As an unaffiliated participant in the event, I can say the author did not present a true representation of the event and its purpose. The author failed to adhere to journalistic objectivity by focusing more on the overlapping of the event with a religious holiday than on trying to convey the scope of the discussion that took place. She did this while largely ignoring the black student organizations that co-sponsored this event and the black students who participated in the discussion by not quoting them. 

As readers we must always question the integrity of the journalist, any journalist. It is the responsibility of the journalist to be objective and accurate when reporting on what takes place in the day-to-day. All consumers of any kind of media have to ask themselves how the facts are represented, what sources were used and whose voices are included or excluded. If the motto of UT is “What starts here changes the world,” then we need our journalists coming from UT to ensure that world is represented accurately. 

— Megan Maldonado, an international relations and global studies and sociology junior from Houston, in response to a Thursday news article that ran under the web headline “UT Palestine group discusses connections between Ferguson, Gaza.”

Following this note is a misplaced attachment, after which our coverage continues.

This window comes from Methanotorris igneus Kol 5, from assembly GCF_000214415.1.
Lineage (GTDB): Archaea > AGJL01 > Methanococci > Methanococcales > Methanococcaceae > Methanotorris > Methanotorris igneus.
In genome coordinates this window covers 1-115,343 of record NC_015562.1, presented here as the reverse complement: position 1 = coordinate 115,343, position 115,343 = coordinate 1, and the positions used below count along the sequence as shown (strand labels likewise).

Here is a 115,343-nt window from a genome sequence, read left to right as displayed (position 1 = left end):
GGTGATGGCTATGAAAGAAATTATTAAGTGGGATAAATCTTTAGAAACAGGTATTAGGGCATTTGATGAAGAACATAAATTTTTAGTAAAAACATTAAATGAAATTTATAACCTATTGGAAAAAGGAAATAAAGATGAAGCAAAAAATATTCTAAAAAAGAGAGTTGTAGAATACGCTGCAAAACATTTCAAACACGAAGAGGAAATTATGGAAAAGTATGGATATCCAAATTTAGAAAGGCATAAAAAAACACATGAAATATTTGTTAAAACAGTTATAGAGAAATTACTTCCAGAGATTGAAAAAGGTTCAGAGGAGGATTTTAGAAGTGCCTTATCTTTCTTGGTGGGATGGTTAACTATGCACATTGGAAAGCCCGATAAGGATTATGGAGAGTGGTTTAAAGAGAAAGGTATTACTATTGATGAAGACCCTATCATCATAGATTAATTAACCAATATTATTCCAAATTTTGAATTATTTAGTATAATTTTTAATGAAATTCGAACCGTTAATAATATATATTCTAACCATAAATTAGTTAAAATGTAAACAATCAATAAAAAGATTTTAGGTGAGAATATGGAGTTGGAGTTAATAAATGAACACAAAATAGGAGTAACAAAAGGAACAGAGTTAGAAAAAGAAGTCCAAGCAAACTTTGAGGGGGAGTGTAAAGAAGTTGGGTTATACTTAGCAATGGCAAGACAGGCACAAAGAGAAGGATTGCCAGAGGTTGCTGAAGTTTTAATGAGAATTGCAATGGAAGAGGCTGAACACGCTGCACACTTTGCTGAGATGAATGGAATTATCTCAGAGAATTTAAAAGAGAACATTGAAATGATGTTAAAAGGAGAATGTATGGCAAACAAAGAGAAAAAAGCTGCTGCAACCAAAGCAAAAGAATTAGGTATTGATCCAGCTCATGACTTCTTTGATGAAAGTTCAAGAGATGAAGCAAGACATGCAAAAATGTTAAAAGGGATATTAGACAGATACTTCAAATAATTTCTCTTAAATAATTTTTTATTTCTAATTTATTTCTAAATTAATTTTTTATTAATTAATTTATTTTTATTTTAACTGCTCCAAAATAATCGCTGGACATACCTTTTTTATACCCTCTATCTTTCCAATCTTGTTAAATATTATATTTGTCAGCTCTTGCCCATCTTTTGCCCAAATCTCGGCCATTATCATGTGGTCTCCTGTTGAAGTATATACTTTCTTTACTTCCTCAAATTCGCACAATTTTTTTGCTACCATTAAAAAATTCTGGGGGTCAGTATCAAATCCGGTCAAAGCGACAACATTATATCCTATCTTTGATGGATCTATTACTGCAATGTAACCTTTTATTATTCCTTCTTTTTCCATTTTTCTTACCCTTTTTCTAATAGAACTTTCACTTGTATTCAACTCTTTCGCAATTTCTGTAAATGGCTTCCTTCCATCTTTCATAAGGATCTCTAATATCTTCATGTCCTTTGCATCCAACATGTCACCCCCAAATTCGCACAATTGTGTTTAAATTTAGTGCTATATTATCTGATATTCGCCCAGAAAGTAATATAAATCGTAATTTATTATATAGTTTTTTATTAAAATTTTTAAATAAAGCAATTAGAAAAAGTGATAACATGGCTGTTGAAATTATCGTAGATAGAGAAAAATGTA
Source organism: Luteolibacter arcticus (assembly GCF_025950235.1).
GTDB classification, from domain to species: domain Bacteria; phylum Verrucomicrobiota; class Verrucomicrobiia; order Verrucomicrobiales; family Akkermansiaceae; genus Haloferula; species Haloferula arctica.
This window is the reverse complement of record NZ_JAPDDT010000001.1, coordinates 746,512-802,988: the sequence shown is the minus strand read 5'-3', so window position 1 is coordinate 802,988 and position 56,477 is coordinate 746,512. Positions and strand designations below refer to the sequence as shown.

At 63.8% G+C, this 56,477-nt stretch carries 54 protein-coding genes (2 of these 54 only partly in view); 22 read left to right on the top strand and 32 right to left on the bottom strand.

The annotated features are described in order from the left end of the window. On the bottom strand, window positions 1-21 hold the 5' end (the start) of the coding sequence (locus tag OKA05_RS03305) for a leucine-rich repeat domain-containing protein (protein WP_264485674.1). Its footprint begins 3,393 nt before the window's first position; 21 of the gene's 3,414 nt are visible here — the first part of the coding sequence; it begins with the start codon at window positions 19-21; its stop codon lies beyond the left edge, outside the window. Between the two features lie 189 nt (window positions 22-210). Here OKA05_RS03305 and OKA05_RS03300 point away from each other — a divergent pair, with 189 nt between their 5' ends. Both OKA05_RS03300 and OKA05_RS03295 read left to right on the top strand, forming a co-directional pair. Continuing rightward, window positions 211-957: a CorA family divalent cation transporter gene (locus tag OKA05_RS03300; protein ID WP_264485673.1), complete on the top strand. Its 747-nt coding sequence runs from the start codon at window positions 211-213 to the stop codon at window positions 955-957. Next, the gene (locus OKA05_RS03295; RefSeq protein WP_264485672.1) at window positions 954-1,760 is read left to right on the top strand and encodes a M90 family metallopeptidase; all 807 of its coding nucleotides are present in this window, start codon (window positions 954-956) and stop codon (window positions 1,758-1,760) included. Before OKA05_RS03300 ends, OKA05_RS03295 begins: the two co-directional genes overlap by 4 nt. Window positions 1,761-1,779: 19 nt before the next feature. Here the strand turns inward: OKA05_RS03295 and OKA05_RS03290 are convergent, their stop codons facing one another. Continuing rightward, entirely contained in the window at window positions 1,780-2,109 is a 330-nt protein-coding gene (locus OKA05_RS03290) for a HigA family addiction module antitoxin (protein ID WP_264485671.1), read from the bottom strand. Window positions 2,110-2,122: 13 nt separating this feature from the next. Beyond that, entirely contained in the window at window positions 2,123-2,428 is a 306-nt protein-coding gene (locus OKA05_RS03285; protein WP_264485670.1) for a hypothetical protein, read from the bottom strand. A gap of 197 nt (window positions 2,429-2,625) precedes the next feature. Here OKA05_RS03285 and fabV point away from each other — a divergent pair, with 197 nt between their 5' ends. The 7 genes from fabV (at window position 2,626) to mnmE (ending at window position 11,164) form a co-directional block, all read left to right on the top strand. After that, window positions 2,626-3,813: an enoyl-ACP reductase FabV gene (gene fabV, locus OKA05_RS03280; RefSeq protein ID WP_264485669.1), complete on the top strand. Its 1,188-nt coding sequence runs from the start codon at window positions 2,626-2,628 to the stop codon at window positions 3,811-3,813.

Coverage of panel shows bias

After reading the article, I felt compelled to express my disappointment with this newspaper. Wednesday’s event was co-hosted by two black student groups and discussed struggles of African Americans, but Ms. Fitzpatrick failed to include comments from any black voices. She did, however, decide to include comments from Texans for Israel, who had no involvement in the event.

As a reader, it suggests to me that Ms. Fitzpatrick, the editorial staff and possibly even the entire organization, The Daily Texan, are heavily biased against the Palestinian human rights cause, the movements in Ferguson and speaking out about blacks’ struggle in America.

The whole lot of you ought to be ashamed of such an article and the message The Daily Texan has sent by approaching the article the way it has.

Black voices matter and, without question, should have been included in this article. The Daily Texan obviously disagrees.

— Moureen Kaki, a UTSA student, in response to the same article.

Cheryl Cooky, sociology and women's studies associate professor at Purdue University, speaks about the underrepresentation of women in sports media coverage at the Moody College of Communication on Thursday afternoon.

Photo Credit: Jonathan Garza | Daily Texan Staff

The underrepresentation of women in sports media coverage was the subject of a talk by Cheryl Cooky, sociology and women’s studies associate professor at Purdue University, at the Jesse H. Jones Communication Center on Thursday.